Seroquel is a prescription medication that’s useful in treating disorders that cause psychosis like schizophrenia. It’s a second-generation antipsychotic drug, which means it’s even more effective than other typical antipsychotic drugs. It can also be used to treat mood disorders that cause some psychotic features. Though it’s a useful medication, it may be potentially dangerous when it’s misused or abused.

Seroquel is not a controlled substance, and it’s not on the top of the list of prescriptions that are commonly associated with misuse and abuse. Recreational drug users may not seek out Seroquel when they’re looking for a euphoric high, but some people with substance use disorders may try the drug if other options aren’t available. But what happens if you misuse Seroquel, and can it cause addiction? Learn more about Seroquel addiction and its symptoms.

What is Seroquel?

Seroquel is a prescription drug brand name that contains an active ingredient called quetiapine fumarate. The Food and Drug Administration first approved the drug for use in the United States in 1997. It’s in a group of drugs called atypical antipsychotics, which are second-generation antipsychotics that work differently from first-generation drugs like chlorpromazine. Seroquel is approved for the treatment of schizophrenia, bipolar I disorder, and bipolar II disorder. It may also be used to treat major depressive disorder that’s severe enough to have psychotic symptoms.

Schizophrenia is a mental health disorder that causes symptoms like psychosis and delusions, among other common symptoms, like flat affect. Doctors may prescribe Seroquel to adults or children with psychotic symptoms, which are common in schizophrenia.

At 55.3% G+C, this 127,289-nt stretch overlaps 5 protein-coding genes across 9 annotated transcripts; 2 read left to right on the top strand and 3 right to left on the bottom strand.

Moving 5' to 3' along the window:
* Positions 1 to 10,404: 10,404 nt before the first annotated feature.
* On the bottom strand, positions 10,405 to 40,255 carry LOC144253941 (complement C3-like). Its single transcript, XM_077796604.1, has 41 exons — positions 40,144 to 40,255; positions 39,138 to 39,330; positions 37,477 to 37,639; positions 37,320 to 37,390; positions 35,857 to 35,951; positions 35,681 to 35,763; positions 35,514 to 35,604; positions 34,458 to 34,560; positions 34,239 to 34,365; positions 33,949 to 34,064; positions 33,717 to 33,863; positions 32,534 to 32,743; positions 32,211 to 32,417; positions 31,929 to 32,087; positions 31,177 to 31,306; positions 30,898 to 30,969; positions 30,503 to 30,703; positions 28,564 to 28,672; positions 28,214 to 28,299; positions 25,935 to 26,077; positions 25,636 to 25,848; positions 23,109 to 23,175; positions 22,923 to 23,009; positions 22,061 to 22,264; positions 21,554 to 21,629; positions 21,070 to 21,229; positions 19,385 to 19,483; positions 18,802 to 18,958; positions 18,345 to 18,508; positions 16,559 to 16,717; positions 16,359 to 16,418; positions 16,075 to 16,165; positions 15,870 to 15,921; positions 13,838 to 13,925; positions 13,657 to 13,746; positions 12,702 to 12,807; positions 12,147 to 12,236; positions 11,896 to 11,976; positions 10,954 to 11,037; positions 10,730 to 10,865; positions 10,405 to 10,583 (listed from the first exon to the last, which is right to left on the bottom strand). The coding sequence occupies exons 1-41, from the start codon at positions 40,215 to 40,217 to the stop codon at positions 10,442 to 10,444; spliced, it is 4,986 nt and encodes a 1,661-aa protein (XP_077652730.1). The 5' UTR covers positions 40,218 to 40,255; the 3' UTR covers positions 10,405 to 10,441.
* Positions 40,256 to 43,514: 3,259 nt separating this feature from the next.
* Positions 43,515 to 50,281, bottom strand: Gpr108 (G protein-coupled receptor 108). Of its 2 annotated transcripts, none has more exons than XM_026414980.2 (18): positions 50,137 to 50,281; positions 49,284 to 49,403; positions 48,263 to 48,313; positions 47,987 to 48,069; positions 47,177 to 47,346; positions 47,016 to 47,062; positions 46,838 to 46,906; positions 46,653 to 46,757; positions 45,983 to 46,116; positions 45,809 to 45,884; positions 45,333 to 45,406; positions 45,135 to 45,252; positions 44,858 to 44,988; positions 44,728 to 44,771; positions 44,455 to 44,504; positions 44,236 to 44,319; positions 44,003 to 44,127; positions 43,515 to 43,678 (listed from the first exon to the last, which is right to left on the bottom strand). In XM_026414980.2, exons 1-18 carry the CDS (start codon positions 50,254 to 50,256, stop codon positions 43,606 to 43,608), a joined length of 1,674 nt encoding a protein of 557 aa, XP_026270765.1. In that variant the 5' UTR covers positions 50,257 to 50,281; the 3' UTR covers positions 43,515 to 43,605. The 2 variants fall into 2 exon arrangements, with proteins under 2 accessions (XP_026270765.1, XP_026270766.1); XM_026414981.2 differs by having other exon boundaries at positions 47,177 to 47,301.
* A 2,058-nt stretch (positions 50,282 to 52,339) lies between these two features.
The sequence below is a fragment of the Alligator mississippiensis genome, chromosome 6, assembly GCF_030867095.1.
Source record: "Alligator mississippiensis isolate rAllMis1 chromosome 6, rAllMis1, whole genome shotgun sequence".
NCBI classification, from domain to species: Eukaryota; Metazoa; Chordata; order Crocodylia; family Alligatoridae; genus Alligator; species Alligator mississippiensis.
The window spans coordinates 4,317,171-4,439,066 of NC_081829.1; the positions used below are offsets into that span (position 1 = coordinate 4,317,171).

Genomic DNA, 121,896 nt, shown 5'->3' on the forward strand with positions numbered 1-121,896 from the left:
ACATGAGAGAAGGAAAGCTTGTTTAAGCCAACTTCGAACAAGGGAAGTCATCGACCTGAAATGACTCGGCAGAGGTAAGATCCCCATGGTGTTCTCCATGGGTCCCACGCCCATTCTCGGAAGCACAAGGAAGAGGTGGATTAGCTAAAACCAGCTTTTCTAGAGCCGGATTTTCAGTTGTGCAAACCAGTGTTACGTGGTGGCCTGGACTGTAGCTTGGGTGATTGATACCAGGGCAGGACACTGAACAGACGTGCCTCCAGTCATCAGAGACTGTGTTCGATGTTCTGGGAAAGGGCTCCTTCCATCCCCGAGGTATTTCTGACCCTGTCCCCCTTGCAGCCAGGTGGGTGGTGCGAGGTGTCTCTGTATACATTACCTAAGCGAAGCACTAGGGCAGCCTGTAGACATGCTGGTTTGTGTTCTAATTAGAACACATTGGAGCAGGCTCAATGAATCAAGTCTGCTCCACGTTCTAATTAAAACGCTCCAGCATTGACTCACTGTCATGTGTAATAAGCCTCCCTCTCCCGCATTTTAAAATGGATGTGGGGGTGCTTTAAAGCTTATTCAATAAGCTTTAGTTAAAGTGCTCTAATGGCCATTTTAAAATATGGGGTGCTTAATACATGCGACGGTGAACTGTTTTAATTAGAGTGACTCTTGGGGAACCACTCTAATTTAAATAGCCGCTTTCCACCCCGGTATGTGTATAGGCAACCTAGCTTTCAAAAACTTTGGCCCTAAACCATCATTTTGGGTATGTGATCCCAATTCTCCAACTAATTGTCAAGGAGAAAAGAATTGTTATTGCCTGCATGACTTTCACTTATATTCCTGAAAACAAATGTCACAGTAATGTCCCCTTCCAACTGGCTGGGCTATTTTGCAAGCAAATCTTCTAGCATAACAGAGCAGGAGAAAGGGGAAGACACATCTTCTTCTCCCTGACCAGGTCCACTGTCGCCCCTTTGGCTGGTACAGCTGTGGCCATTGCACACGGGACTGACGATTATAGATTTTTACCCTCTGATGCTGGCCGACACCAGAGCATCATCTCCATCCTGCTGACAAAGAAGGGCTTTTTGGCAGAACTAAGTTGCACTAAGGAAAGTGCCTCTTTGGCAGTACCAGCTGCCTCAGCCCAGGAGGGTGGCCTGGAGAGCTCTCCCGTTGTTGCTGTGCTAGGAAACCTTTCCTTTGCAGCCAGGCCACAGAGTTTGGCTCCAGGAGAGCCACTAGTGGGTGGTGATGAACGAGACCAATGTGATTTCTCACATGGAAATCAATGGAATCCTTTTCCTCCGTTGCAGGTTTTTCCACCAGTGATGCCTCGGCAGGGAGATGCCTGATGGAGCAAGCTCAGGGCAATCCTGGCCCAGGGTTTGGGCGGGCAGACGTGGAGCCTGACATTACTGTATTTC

Bipolar disorder is another mental health disorder that can cause some psychotic symptoms. It’s a mood disorder, which is in a different class of mental health issues than schizophrenia. But bipolar I can cause extreme mania, which can cause paranoid delusions, delusions of grandeur, and other psychotic symptoms. Seroquel can be used to treat psychotic features of these extreme moods. It may also be used for the long-term management of bipolar disorders.

Both major depression and bipolar disorder can cause extremely low moods that cause delusional thinking and psychosis. Seroquel isn’t a first-line drug for treating depression, but it may be useful in treating severe cases.

Second-generation antipsychotics work in the brain in a way that’s different from first-generation drugs. Schizophrenia can come with two types of symptoms: positive symptoms and negative symptoms. “Positive” refers to symptoms that add something to your normal functioning, like delusions and hallucinations. “Negative” refers to symptoms that take away from your normal experience, like flat affect, speech problems, and the inability to feel pleasure.

Typical, first-generation antipsychotics were effective in treating positive symptoms, but they could make negative symptoms worse. They could also cause shaking, tremors, and other symptoms that were similar to Parkinson’s disease. Atypical, second-generation antipsychotics can effectively treat both positive and negative symptoms with fewer side effects.